I had a phase in my life when I was obsessed with Bangladesh, and reformers within than country. Bangladesh is culturally similar to India, so perhaps that’s what drove my interest. Muhammad Yunus, whom I’ve written about in another article, is a Bangladeshi Nobel Prize winner. He won the prize for starting his own bank in Bangladesh (The Grameen Bank), whose purpose was to combat the evils of the loan sharks, which disproportionately affect poor Bangladeshi women .In the early days of his mission to bring loans to poor Bangladeshi women, he would go door-to-door. The problem was the culture is conservative, and it is frowned upon for a man to talk to a woman (if the woman is not in your family), unless it is in your job. So Yunus being a professor of economics, had his female students talk to the women on his behalf, and try to convince the poor woman to accept a loan from him, to escape the loan sharks. It struck me that this kind of conservatism in Bangladesh regarding implicit gender seperation (not that one gender is superior to another, but they should not mingle) is prevalent in Indian culture too.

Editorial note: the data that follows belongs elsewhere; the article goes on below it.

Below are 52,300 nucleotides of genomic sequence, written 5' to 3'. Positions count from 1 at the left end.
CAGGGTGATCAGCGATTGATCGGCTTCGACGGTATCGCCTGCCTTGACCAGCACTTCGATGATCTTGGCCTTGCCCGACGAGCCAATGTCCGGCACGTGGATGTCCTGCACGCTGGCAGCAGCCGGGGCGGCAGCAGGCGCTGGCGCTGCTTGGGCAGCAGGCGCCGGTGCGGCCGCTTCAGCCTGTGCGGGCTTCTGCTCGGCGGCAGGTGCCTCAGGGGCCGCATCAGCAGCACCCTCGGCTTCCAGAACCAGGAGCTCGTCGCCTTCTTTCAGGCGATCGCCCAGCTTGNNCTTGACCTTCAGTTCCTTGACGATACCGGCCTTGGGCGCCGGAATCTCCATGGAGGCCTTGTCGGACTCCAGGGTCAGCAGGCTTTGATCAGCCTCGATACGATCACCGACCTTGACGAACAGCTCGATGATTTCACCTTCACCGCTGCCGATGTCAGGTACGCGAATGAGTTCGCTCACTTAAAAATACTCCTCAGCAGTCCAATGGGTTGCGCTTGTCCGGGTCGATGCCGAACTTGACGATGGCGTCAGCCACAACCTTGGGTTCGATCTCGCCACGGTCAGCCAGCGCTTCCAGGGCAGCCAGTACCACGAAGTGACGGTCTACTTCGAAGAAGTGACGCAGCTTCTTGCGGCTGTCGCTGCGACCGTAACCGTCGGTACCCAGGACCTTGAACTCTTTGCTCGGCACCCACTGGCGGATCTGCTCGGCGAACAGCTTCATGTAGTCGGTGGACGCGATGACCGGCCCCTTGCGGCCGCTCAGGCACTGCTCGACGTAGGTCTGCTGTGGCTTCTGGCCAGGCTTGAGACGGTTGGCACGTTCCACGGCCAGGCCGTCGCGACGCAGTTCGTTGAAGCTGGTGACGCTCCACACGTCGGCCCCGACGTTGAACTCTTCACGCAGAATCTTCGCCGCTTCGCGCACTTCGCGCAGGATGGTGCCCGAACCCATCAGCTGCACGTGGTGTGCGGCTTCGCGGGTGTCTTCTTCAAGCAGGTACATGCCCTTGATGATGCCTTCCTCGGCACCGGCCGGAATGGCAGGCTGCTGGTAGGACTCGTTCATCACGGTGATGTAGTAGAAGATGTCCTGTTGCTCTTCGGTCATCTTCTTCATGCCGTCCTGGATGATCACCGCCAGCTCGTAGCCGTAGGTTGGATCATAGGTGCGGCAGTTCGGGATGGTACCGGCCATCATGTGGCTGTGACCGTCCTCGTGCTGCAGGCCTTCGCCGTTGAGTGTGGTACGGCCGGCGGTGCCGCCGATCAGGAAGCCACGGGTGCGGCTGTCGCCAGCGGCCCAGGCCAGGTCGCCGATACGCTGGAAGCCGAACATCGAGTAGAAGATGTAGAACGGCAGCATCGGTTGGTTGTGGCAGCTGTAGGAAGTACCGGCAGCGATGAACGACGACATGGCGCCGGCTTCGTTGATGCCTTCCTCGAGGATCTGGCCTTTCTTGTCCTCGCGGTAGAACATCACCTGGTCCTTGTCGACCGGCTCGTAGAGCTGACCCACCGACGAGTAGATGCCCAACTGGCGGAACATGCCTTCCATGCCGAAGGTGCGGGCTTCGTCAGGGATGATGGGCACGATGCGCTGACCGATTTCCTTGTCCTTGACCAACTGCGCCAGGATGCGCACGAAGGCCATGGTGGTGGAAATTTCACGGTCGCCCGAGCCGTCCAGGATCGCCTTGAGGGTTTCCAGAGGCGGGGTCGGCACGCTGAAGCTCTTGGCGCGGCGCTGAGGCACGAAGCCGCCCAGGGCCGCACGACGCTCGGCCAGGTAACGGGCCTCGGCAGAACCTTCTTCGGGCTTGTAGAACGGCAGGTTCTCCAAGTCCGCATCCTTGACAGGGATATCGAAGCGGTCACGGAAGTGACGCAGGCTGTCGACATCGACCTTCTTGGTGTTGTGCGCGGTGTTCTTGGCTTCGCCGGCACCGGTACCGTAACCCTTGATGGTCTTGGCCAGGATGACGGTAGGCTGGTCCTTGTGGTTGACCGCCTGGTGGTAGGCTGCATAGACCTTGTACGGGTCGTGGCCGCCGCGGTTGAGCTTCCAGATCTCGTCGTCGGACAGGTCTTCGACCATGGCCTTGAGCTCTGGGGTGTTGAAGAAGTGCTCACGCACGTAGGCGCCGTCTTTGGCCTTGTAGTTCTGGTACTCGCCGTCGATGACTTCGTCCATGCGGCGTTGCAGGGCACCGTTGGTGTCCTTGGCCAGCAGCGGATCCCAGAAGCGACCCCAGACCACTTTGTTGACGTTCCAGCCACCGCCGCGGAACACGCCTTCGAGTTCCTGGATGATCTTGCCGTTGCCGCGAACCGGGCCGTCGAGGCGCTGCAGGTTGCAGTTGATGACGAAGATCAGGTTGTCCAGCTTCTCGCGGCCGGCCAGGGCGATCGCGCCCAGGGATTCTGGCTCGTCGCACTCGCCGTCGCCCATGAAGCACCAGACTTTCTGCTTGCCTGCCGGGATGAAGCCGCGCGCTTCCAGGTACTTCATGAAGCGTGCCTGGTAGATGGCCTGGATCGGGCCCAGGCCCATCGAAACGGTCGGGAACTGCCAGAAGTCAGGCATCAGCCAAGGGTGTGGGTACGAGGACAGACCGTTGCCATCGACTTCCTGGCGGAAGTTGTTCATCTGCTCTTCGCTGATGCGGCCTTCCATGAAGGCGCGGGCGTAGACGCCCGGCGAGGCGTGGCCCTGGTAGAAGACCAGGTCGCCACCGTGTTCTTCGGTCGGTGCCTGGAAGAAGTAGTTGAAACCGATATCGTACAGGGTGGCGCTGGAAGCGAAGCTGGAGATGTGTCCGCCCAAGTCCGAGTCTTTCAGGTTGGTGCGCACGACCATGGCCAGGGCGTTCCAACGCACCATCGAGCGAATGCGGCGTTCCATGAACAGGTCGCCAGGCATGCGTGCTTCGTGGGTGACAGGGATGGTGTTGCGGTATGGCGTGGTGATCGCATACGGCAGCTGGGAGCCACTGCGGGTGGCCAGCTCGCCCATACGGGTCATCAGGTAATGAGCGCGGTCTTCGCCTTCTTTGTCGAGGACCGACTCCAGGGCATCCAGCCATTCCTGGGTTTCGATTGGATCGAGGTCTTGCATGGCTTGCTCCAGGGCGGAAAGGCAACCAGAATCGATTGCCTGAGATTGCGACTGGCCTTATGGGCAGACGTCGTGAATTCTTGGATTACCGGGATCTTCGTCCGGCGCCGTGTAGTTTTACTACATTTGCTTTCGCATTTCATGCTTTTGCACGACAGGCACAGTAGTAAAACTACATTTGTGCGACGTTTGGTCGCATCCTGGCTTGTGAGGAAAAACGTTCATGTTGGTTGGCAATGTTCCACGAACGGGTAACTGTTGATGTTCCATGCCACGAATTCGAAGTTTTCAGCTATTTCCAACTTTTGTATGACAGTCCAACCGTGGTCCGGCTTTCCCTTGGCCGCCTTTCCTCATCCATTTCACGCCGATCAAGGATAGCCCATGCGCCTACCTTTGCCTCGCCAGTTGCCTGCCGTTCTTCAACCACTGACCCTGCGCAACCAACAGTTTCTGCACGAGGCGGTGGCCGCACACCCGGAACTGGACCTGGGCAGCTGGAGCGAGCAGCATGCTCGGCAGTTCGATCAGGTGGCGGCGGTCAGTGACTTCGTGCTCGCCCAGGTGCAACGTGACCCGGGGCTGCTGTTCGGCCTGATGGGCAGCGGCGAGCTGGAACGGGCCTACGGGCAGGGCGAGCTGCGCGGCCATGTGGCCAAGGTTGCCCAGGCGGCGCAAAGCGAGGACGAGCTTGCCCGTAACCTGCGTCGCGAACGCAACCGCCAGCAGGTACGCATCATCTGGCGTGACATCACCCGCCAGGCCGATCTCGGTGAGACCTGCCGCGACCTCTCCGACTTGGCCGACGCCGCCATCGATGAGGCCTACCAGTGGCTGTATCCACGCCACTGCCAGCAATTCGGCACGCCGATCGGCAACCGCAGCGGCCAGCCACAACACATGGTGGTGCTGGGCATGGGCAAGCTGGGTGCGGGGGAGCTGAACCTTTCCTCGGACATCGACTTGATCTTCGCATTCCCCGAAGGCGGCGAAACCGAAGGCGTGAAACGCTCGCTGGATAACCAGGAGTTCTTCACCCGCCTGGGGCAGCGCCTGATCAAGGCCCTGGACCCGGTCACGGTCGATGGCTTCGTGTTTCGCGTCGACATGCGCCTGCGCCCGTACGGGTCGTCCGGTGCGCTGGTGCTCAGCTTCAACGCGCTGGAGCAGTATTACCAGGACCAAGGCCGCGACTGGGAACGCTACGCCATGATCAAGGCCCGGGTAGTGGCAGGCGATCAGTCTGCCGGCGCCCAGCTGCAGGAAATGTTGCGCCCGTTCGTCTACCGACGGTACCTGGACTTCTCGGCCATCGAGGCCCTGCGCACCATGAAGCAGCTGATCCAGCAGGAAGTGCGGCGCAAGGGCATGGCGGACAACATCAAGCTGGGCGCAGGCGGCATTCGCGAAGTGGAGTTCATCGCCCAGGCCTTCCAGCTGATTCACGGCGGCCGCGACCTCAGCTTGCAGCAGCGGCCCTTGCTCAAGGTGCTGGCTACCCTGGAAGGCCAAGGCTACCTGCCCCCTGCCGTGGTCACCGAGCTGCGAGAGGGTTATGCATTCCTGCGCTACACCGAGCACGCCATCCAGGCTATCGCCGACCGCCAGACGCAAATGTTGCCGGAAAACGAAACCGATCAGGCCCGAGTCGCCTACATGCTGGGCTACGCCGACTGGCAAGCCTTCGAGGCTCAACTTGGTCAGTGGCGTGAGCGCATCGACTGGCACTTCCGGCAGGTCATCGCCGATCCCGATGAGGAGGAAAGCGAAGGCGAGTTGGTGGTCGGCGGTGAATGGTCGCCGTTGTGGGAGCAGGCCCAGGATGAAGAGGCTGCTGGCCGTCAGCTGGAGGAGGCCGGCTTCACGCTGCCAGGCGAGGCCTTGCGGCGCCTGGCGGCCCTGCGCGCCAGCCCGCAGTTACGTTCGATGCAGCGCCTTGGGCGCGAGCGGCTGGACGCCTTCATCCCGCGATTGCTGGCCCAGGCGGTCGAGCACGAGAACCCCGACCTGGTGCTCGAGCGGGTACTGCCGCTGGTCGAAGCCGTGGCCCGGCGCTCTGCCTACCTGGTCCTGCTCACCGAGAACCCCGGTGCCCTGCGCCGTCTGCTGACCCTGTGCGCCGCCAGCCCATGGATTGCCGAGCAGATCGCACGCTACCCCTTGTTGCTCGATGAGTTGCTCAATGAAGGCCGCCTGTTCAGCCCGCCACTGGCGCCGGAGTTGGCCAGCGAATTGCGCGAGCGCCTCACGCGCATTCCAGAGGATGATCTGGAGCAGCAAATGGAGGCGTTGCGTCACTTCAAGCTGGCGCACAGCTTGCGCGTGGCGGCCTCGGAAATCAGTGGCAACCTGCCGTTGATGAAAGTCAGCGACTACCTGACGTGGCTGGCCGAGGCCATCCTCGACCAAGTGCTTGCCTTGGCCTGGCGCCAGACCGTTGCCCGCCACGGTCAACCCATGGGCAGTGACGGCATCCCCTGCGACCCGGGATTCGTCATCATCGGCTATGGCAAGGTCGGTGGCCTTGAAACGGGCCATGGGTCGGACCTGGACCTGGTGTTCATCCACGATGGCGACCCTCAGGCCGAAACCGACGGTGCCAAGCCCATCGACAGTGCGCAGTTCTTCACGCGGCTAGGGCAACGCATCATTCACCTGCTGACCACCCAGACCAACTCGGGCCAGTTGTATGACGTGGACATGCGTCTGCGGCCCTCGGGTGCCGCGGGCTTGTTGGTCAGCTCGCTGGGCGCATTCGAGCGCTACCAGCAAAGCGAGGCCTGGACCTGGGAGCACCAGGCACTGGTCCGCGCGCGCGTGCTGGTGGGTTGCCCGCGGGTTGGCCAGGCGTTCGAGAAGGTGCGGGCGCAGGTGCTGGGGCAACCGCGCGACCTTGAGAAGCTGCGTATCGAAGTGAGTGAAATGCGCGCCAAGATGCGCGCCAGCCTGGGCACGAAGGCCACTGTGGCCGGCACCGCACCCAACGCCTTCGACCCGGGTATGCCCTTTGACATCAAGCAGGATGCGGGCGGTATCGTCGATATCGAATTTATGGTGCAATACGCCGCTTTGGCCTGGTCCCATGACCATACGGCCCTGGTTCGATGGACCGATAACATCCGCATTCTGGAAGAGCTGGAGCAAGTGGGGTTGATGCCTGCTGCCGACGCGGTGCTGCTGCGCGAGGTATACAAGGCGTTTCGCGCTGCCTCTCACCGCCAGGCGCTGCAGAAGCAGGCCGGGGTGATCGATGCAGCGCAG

When I used to take Indian music lessons, there were only guys in my class. My sisters’ class had only girls. I thought this was normal. And the message I took away from this separation that our teachers encouraged (all of whom were female) was that there isn’t a need for guys and girls to interact much, outside of academic settings. What each of us should be doing is focusing on our future and focusing on getting good grades, and this is why when we went to music class, it wasn’t seen as weird that there were no females in my class. To me, there was something neat about voluntarily restricting contact with the opposite sex, save for school, and dances; but there wasn’t any big urgency to go to the mall with the girl next door on the weekend – not for me anyway, and that is a byproduct of conservative Indian culture, which not unsurprisingly, is found in Bangladesh too, given that Bangladesh was actually once a part of India.But it turns out that from the point of view of fostering literary interests, this is sure to backfire (though this gender separation may help one “focus” as my friend put it, in the critical years of high school). What’s the reason for the backfiring? An illustration may help to explain why. According to “Why Women Read More Than Men” by Eric Weiner (http://www.npr.org/templates/story/story.php?storyId=14175229)